Losing Weight Through Better SleepBy admin | May 27th, 2011 | Category: Health/Fitness, Spring 2009 | 1 Comment »
Welcome, Agenda readers, to another exciting look into your health and fitness goals. We are venturing into an absolutely critical aspect of your health this issue, your beauty sleep. Did you know that beauty sleep really does keep you thin, radiant, productive, youthful, and cheerful? Next time someone interrupts your beauty sleep, make sure to make it crystal clear that next time they wake you they will not be around for a second chance. Successful weight loss consists of exercise, nutrition, and self-maintenance. Along with hard hours exercising and proper nutrition, you need to heal and rest your body so that it can make the changes you are asking it to make. Sleep deprivation has been proven to significantly accelerate the aging process, increase fat storage, along with a plethora of other adverse effects. For this article we will focus on weight gain and how to reverse this tragedy. Visit my “Health 101″ article for the full story on sleep deprivation and its other vast negative effects on our bodies. Simply to name a few, sleep deprivation results in
o Mood swings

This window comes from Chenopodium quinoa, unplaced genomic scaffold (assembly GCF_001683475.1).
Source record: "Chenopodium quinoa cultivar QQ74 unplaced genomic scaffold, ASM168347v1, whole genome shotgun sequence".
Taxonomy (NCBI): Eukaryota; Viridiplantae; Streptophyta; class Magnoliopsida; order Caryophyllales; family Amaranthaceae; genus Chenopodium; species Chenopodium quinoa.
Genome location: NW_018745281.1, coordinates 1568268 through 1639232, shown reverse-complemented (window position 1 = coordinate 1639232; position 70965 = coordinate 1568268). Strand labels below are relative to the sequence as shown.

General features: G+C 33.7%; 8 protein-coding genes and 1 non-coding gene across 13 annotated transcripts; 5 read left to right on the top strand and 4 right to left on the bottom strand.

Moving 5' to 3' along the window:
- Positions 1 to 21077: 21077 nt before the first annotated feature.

o Accelerated inner and outer aging
o Hindered work performance
o Impaired memory
o Magnified alcohol effects on the body
o Inaccurate hunger signals
o Interference with the body’s ability to metabolize carbohydrates
o Increased craving of carbohydrates and sugar
o Body’s reduced ability to balance fat and muscle
o Possible increased blood pressure
o Increased fat storage
o More in “Health 101″ article . . .
Help me! What is going on inside me?
Deep sleep is repair time. Your body needs to catch up from the day’s toils. Should you deprive it, it has no choice but to defend itself, resulting in a destructive attack on your health and beauty. This is not personal, ladies; it is survival. Yes, I know that in today’s fast paced busy world sleep can be a very inefficient part of your schedule, but consider the price you are paying. “Sleeping is so overrated” seems to be the LA mantra. Sleep deprivation interferes with the body’s ability to metabolize carbohydrates and causes high blood levels of glucose (sugar), which leads to higher insulin levels and greater body fat storage. The hormonal imbalance between leptin and ghrelin is actually the largest internal battle, transforming you into a carbohydrate/sugar craving, fat storing machine. You also begin to produce reduced amounts of growth hormone, which is what helps regulate the body’s proportions of fat to muscle. This is reducing the muscle that helps you burn that evil fat in the first place.
What is all this hormone imbalance talk about?